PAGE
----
Going Home: For Those of Us Who Don’t Have One Anymore
One of the very first things people ask you at a party is “Where are You From?”. It’s a hard question that those of us who spend our lives moving can’t quite put our finger on.
I was born and raised in small-town Saskatchewan. But I went to high school in Regina. I went to University there as well, but moved shortly after. Then we started our RCMP life and we hop, skipped, and jumped across Saskatchewan, landing in Alberta.
So as for where I’m from, I’ll say Saskatchewan, and to ‘whereabouts’ I’ll say a little of everywhere.
But where’s home?
I’m a proud Saskatchewan girl, no doubt. I’ll explain I’m not really sure where HOME is, but I can tell you what I think of when I say I’m going home. I tell them I’m going ‘home’ to a place I have never actually lived… in Manitoba.
Let’s rewind for a minute.
I don’t have a childhood home in the place I was born and raised anymore. I don’t even have the house that my parents moved me to in mid-high school to revisit either. I spent my last part of University between a basement suite and a downtown condo, both of which I’m ok to never see again.
My grandparents are now all gone, a fact that bemoans my heart whenever the realization washes over me. I can drive by, and say hi to all four of them at the same resting place, but there’s no deep comfort left for me in any home in Saskatchewan. In its place, a relinquishing attachment to the province I spent the most time in.
So when I need to head home, when I need a break from my life and a reset to the girl I used to be, I have to head a little more east.
I spent my summers going to visit my Aunt and Uncle in rural Manitoba. I spent weeks at a time there, all alone, un-inhibited by things like parents and siblings, starting when I was 9. I was immediately put to work doing chores, grooming horses, and finding a place for myself at another table.
There are so many moments I hark back to now as an insanely busy mom-of-three, living in the ‘burbs, driving a mini-van, whose only connection to the farm is standing in a stall too far away for my liking after our recent move.
Moments like the later afternoons I would crawl up to the hay loft and dangle my feet over the edge. I would sit and watch the river flow, mares and foals grazing on the dark green grass, and wonder if there was anything quite as peaceful as this. I remember questioning my own being, what it meant to be me. I was truly a tween Descartes up there in that loft. It was a perfect few moments until the Manitoba flies found me and sent me scurrying down the sketchy loft ladder terrifying all the horses in their stalls.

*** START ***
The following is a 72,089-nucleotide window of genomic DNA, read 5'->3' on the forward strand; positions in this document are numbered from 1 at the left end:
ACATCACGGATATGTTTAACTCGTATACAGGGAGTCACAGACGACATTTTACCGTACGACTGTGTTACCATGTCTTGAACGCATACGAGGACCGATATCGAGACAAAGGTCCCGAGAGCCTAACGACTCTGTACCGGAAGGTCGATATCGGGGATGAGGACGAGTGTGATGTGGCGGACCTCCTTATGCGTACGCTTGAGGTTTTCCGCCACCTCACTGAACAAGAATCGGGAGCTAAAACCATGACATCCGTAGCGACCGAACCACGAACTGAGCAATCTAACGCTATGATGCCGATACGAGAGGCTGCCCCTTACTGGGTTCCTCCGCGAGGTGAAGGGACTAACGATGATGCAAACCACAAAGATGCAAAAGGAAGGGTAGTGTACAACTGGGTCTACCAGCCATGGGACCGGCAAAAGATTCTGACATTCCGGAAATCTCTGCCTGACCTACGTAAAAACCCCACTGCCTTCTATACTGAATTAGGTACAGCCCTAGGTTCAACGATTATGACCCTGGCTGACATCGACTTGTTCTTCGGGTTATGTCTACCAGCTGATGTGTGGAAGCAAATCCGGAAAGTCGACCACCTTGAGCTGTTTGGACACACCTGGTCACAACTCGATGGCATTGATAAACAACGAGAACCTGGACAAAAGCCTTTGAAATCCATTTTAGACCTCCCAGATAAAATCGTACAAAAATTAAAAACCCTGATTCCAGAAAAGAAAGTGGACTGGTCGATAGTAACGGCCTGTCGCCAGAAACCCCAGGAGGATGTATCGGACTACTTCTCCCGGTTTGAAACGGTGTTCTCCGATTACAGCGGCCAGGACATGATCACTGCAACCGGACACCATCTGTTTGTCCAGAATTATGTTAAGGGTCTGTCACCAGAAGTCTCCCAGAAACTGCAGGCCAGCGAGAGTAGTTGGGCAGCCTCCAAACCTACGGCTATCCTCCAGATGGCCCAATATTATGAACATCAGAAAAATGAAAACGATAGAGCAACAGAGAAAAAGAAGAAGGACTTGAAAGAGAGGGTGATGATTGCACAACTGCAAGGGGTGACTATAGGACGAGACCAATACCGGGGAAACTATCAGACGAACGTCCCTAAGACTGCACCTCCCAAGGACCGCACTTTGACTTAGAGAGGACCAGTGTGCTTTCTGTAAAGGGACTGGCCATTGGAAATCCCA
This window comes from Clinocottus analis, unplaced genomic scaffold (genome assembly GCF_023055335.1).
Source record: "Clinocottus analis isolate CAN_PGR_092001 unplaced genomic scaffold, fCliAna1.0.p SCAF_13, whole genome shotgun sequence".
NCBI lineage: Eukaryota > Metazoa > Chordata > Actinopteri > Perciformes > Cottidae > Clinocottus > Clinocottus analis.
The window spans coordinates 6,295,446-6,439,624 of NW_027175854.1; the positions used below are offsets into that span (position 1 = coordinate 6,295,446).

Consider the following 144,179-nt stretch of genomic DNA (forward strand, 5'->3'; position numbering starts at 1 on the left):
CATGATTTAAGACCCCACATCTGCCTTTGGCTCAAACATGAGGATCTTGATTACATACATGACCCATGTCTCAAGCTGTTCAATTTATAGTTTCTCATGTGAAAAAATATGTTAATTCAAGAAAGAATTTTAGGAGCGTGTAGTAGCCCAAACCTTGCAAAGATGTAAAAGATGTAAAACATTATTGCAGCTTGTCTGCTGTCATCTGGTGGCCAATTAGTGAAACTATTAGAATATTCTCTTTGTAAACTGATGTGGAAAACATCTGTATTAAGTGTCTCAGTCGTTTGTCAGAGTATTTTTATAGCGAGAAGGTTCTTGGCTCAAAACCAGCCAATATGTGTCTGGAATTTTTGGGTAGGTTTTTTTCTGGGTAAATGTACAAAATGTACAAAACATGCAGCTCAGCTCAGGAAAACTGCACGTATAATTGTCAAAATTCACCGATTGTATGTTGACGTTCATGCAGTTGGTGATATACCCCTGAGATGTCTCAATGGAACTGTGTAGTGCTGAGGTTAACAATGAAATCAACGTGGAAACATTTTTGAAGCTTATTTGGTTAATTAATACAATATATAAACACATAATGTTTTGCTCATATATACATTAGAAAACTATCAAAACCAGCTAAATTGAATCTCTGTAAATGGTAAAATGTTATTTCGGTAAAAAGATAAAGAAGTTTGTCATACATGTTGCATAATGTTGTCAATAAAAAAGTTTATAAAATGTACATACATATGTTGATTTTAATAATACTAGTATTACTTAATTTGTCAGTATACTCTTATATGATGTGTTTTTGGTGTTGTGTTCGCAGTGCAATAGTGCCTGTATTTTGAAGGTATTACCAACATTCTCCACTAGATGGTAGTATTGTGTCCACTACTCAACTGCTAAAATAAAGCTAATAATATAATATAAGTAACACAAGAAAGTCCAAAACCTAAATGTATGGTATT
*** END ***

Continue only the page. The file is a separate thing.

It was in the times I was lonely and wanted to go home, until I looked outside and saw all the furry creatures, or curled up next to my aunt on the couch, falling asleep so deeply after a hard day on the farm, that I didn’t feel them move me.
Or the time my cousin taught me how to drive in her four-door Corolla, round and round on the track between the barn and the arena. I sincerely doubt I’ve ever smiled that big again in my life, as when I gingerly put pressure on the gas and I took off driving. I was 12, which in farm kids terms, is a late start to the driving game.
I went to horse shows, played with foals, stayed up too late, and did eventually come home with a kitten of my own. It was exactly what I expect now when I send my kids to hang out solo with the grandparents, or aunties and uncles. A little liberation, a bit of independence but with the comfort of being with people just like your mom and dad.
So last week, we loaded the kids up and made the journey back to Saskatchewan and Manitoba for the first time in three years. We stopped at my husband’s parent’s house for the first few days (which, being that we’ve been together so long is almost like a second home for me now), revelled in family and cousins, food and drink, and not enough sleep.
On the morning we got up to head to Manitoba, I broke it to the kids there was no WIFI there, and the cell coverage was sketchy. I expected some big freak-out I guess, but whatever magic that little farm holds, they just said ok and asked, ‘HOW MUCH LONGER!?!?!’ for what felt like the hundredth time. They hadn’t been there in three years, but our oldest was gunning to drive the John Deere Gator, and our daughter couldn’t stand her excitement about the new crop of foals, and the barn cats that basically gobbled up the attention. Our four-year-old had no recollection of his time there at 1 year old, but instead replaced what he didn’t know with what he did. ‘THEY HAVE A TRACTOR’.
Leaving no stone un-turned or un-thrown in the river, no horse or cat un-pet, the five of us ran and adventured, and spent the evenings around the table, ready to pass out from all the fresh air and all the blessings of farm life. Even my husband got in on the action by fixing fence boards and throwing straw bales. The kids ate their meals like troopers, and fell asleep just about as deeply as I remembered falling at their age. They skipped down to the barn, trudged a path through a solid foot of muck down to the river, delayed my Uncle’s chore routine by at least 30 minutes with questions and ‘helping’, cleaned stalls, drove the Gator, were so filthy I made them strip down outside, and begged to stay another few days.
We didn’t have the time this go-around to make that happen, but it was so reassuring, so satisfying on a deeply soulful level, to see that my kids saw what I saw as a kid too.
A place you can’t quite put your finger on. A place that isn’t quite yours, but feels like so much of who you are. Somewhere you have never lived, but a place where a part of you will always live.